Sir Isaac Newton was an English mathematician

and physicist, considered one of the greatest

scientists in history. He made important

contributions to many fields of science. His

discoveries and theories laid the foundation for

much of the progress in science. Newton was one

of the inventors of a mathematics called calculus.

He also solved the mysteries of light and optics,

formulated the three laws of motion, and derived

from them the law of universal gravitation. Newton

was born on December 25, 1642, at

Woolsthorpe, near Grantham in Lincolnshire.

When he was three years old, he was put in care

of his Grandmother. He then was sent to grammar

school in Grantham. Then later he attended Trinity

College at the University of Cambridge. Newton

ignored much of the established curriculum of the

university to pursue his own interests; mathematics

and natural philosophy. Proceeding entirely on his

own, he investigated the latest developments in

mathematics and the new natural philosophy that

treated nature as a complicated machine. Almost

immediately, still under the age of 25, he made

fundamental discoveries that were instrumental in

his career science. The Fluxional Method,

Newton’s first achievement was in mathematics.

He generalized the methods that were being used

to draw tangents to curves and to calculate the

area swept by curves. He recognized that the two

procedures were inverse operations. By joining

them in what he called the fluxional method,

Newton developed in 1666 a kind of mathematics

that is known as calculus. Calculus was a new and

powerful method that carried modern mathematics

above the level of Greek geometry. Optics was

another area of Newton’s early interests. In trying

to explain how colors occur, he arrived at the idea

that sunlight is a heterogeneous blend of different

colors of which represents a different color. And

that reflections, and refraction’s cause colors to

appear by separating the blend into its

components. Newton demonstrated his theory of

colors by passing a beam of sunlight through a

type of prism, which split the beam into separate

colors. In August 1684 Newton was visited by

Edmund Halley, the British astronomer and

mathematician, who discussed with Newton the

problem of orbital motion. Newton had also

pursued the science of mechanics as an

undergraduate, and at that time he had already

entertained basic notions about universal

gravitation. As result of Halley’s visit, Newton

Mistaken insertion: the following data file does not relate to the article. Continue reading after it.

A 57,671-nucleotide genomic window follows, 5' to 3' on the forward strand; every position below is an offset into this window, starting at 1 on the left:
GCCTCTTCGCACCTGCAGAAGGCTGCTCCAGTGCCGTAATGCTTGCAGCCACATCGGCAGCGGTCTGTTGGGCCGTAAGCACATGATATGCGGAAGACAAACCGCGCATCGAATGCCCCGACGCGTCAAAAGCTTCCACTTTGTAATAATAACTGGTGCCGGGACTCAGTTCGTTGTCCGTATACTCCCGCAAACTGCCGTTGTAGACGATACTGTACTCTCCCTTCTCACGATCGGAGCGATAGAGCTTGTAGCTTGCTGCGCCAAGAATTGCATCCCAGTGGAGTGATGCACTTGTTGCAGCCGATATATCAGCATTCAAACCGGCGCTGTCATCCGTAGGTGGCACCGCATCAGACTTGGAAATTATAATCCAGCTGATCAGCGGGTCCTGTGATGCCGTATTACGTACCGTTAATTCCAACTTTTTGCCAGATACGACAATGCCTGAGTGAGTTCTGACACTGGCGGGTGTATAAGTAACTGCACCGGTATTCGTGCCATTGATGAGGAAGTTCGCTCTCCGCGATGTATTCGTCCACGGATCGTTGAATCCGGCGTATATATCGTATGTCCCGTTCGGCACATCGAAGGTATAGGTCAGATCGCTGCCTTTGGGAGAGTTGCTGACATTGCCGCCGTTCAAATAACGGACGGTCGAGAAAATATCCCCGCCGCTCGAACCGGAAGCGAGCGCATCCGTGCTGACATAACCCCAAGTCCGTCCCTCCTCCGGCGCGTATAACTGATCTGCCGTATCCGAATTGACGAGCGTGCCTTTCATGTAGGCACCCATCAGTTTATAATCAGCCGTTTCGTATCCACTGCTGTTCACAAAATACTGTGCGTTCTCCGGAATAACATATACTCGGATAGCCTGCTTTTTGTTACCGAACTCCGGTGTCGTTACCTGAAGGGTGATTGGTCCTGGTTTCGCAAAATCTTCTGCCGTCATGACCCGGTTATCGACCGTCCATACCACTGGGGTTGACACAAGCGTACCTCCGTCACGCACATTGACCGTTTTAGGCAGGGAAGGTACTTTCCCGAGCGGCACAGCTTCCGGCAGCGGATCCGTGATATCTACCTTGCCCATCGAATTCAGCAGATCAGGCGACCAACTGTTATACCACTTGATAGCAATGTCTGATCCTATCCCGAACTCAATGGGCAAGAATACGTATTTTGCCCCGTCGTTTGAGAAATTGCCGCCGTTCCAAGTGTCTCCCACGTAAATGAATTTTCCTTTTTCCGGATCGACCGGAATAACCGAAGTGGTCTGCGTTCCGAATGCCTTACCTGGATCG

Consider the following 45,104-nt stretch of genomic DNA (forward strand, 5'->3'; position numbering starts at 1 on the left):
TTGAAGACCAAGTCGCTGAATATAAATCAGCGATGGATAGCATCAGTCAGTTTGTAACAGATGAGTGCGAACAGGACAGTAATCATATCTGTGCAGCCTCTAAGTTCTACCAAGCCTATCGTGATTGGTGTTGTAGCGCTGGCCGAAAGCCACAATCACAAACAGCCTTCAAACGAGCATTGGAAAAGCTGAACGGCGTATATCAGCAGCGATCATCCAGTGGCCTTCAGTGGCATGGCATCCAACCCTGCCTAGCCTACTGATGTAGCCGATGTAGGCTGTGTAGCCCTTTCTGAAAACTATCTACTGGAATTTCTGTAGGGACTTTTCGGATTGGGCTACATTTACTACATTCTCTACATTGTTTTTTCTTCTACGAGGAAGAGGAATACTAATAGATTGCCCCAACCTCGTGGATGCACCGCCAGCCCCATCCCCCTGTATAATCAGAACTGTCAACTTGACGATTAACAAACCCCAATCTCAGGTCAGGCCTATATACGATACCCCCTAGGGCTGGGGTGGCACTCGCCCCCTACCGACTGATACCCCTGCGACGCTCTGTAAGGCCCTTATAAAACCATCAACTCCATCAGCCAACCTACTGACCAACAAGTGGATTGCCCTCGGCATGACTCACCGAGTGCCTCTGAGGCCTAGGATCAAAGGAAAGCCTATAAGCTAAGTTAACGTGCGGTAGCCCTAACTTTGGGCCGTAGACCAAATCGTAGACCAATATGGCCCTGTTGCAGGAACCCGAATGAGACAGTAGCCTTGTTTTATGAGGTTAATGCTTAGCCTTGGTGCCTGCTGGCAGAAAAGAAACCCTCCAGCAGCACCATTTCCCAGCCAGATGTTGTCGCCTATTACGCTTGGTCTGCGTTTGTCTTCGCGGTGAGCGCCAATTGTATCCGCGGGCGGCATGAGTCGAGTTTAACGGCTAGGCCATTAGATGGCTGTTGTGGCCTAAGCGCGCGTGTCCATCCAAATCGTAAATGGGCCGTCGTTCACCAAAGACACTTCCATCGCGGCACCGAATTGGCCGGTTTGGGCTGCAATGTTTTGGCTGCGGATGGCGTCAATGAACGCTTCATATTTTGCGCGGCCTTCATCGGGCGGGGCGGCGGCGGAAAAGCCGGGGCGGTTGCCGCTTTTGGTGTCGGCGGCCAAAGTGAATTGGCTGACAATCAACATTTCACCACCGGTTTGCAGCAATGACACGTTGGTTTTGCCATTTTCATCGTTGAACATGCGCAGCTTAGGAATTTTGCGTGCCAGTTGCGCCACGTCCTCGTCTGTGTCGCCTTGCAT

returned to these studies. During the next three

years, Newton established the modern science of

dynamics by formulating his three laws of motion.

Newton applied these laws to Kepler’s laws of

orbital motion, and derived the law of universal

gravitation. Newton is probably best known for

discovering universal gravitation, which explains

that all bodies in space and on earth are affected

by the force called gravity. He published this

theory in his book Philosophiae Naturalis Principia

Mathematica or Principia as it was called, in 1687.

This book marked a turning point in the history of

science; it also ensured that its author could never

regain his privacy. The Principia’s appearance also

involved Newton in an unpleasant episode with the

English philosopher and physicist, Robert Hooke.

In 1687 Hooke claimed that Newton had stolen

from him a central idea of the book: that bodies

attract each other with a force that varies inversely

as the square of their distance. However, most

historians do not accept Hooke’s charge of

plagiarism. The following four years were filled

with intense activity for Newton. With the success

of the Principia, he tried to put all his earlier

achievements into a final written form. In the

summer of 1693 Newton showed symptoms of a

severe emotional disorder. Although he regained

his health, his creative period had come to an end.

Sir Isaac Newton’s great discoveries left us with a

unified system of laws, that could be applied to an

enormous range of physical phenomena. These

applications let Newton predict precisely the

motion of the stars, and the planets around the

sun. Newton’s book the Principia is still

recognized as the greatest scientific book ever

written. And no, an apple never hit him on the

head.

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